Gov Pleads for Calm Hours Before Ferguson Grand Jury Decision

Tuesday, November 25, 2014
Gov Pleads for Calm Hours Before Ferguson Grand Jury Decision
Missouri Gov. Jay Nixon speaks during a news conference at the University of Missouri in St. Louis on Nov. 24, 2014.

Missouri Gov. Jay Nixon pleaded for calm tonight just hours ahead of a grand jury's decision whether to indict a Ferguson police officer in the death of unarmed teenager Michael Brown.

Nixon made a brief statement as the region waited tensely for the grand jury's decision on Officer Darren Wilson, who shot and killed Brown on Aug. 9. Earlier in the evening officials said the panel had concluded its deliberations. The decision is expected to be announced at 9 p.m. ET.

"Our shared hope and expectation is that regardless of the decision, people on all sides show tolerance, mutual respect and restraint," the governor said.

Nixon said he met with local businesses and residents when he was in Ferguson earlier today. "It is understandable that, like the rest of us, they are on edge waiting for a decision, but they are doing their best to go about their daily lives," he said.

He said authorities were making sure the "best and most experienced officers" would be on the street tonight. Mental health counselors are on the scene, Nixon said, to help address "the stress these events have caused."

Authorities acknowledge that the jury's ruling could anger some people.

St. Louis Mayor Francis Slay said, "Some people are going to be angry and frustrated, and some people are going to be angry and frustrated about that."

County executive Charlie Dooley said that people's safety and the protection of private property are among law enforcement officers' top concerns.

"We are committed to de-escalating negative situations in a responsible manner," Dooley said. "I do not want people in this community to think they have to barricade their homes and take up arms."

The lawyer for Brown's family has been informed that the jury has reached a decision and law enforcement personnel are also being notified, sources told ABC News.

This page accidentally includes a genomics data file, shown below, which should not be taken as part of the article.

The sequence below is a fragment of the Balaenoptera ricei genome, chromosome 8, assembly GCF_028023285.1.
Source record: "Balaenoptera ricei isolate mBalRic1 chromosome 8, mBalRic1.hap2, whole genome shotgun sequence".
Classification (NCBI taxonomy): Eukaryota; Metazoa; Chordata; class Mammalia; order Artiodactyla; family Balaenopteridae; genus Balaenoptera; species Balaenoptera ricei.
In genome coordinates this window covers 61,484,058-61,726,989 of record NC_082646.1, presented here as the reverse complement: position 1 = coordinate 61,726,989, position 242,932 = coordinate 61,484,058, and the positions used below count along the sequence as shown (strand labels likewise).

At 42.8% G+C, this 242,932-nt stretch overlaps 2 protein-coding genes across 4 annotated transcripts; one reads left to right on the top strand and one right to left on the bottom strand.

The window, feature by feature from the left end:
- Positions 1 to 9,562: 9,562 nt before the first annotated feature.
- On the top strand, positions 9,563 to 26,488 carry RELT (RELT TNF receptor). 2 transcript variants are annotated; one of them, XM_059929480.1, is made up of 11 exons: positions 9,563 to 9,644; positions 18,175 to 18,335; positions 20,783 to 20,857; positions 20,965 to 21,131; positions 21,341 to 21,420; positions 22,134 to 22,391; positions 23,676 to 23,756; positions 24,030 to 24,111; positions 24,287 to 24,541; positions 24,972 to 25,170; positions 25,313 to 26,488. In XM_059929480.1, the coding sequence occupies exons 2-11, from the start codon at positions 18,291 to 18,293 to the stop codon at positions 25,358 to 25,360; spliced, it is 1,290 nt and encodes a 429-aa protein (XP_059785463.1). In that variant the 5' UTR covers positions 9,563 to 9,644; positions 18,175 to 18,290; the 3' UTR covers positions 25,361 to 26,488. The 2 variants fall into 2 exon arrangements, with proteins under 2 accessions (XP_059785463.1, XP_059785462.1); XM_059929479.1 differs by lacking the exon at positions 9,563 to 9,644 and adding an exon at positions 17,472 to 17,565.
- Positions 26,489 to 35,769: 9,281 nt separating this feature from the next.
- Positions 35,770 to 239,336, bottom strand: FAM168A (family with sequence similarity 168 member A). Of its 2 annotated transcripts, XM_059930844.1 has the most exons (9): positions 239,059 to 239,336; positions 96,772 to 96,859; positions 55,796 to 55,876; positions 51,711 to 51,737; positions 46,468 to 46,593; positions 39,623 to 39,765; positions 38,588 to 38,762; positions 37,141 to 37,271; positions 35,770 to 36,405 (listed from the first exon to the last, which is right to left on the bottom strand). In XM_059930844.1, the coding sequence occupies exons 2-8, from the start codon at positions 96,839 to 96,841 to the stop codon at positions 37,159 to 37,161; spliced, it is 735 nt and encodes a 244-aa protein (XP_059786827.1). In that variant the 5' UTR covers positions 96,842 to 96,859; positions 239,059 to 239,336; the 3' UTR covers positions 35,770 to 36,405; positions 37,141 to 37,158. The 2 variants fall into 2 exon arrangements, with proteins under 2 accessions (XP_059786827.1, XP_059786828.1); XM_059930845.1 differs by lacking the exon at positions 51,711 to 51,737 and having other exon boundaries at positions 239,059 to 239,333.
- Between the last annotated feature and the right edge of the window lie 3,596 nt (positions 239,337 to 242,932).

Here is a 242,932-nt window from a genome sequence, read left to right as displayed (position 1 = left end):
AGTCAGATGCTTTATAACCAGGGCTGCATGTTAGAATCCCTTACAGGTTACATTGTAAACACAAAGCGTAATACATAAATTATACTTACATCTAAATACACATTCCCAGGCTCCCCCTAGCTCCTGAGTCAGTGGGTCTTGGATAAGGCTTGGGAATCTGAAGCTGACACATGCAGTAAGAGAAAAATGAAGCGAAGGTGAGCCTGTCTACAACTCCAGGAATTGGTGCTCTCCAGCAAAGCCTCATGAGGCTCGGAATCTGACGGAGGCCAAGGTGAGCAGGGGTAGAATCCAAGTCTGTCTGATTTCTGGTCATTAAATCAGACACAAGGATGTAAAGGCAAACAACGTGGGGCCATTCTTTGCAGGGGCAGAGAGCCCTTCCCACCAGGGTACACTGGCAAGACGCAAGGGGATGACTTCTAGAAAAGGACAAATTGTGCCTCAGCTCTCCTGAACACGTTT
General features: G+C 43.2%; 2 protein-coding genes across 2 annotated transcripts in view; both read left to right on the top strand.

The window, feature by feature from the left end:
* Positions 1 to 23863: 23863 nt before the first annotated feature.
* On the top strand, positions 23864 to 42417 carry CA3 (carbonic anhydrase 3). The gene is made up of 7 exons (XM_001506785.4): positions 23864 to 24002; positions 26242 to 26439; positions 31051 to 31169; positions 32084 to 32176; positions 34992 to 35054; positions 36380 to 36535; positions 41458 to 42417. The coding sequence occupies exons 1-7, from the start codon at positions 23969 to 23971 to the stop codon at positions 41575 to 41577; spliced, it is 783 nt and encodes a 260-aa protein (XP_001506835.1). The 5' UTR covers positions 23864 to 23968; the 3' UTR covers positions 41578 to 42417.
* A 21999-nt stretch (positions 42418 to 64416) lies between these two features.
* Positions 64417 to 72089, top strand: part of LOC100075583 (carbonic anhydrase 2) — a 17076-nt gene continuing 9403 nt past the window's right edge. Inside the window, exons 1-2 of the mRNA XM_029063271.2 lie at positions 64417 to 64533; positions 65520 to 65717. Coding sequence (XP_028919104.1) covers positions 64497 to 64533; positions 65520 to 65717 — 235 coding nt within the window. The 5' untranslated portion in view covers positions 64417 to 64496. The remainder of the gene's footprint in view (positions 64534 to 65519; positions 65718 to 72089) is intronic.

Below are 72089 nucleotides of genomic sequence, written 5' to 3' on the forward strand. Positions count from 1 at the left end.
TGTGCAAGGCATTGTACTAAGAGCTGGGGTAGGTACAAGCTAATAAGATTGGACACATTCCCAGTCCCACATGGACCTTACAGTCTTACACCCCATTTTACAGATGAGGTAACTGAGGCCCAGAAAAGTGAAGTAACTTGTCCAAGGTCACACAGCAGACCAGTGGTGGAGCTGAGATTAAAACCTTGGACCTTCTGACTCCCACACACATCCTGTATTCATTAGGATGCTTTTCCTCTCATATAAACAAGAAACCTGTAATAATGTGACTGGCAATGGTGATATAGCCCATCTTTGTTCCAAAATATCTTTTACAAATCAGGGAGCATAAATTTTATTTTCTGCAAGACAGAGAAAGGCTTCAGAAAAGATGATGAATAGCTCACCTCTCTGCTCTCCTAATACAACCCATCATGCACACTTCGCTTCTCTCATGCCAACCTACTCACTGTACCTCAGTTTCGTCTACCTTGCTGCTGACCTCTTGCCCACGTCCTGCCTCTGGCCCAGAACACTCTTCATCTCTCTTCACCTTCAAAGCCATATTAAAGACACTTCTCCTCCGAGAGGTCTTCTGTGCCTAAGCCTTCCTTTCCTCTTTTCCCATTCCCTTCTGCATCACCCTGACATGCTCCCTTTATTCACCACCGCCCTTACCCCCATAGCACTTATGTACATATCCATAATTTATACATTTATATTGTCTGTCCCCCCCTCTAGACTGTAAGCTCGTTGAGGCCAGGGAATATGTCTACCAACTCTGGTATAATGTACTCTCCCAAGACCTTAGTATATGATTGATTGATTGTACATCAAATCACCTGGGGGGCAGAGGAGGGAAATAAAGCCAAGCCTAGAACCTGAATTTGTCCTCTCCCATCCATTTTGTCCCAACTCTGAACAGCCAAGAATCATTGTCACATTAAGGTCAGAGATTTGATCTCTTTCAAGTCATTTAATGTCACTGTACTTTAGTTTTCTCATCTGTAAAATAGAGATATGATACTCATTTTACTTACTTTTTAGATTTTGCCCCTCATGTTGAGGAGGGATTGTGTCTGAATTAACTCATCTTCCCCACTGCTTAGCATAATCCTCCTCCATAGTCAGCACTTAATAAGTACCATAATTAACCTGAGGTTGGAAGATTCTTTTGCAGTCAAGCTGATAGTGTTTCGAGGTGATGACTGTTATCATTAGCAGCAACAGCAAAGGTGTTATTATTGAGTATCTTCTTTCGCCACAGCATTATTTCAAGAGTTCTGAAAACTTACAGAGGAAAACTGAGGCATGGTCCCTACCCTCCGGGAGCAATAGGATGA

"The Grand Jury hearing the Michael Brown/Darren Wilson investigation has reached a decision and it will be announced later today," the office of the prosecuting attorney for St. Louis County said today.

The panel must decide whether to indict Wilson for shooting Brown at least six times during a confrontation this summer. Some witnesses said Brown had his hands up when he was shot. The police said Wilson fired because Brown was advancing on him.

The grand jury has been working on the case since Aug. 20 -- less than two weeks after the shooting -- meeting at least once every week.

The question that the jurors had to answer was whether or not there was probable cause to believe that Wilson committed a crime when he shot Brown. If they decided that he was guilty of a crime, they could consider charges ranging from involuntary manslaughter up to first degree murder, the state prosecutor's office previously reported. The jury was also informed of the state statutes towards self-defense and the use of force by law enforcement officers.

Authorities have been preparing for the decision for days and fear that the protests could turn violent, as some did in August following Brown's death. The Ferguson-Florissant School District canceled after-school activities today because of news reports that the grand jury has reached a decision and canceled classes for Tuesday. Schools are closed for the rest of the week because of the Thanksgiving holiday.

The FBI sent about 100 agents to the St. Louis area to help deal with any problems that could arise from the grand jury decision. They also released a memo earlier last week warning that extremists "will likely" try to infiltrate the demonstrations not only in Ferguson, but elsewhere around the country, and may use the verdict as an excuse to hack public utilities and other sites.

Nixon had declared a state of emergency last week and called out the National Guard.

Michael Brown's parents have made repeated calls for peace and President Obama reiterated that message this weekend.

"Using any event as an excuse for violence is contrary to the rule of law and contrary to who we are," Obama said in an interview that aired Sunday.

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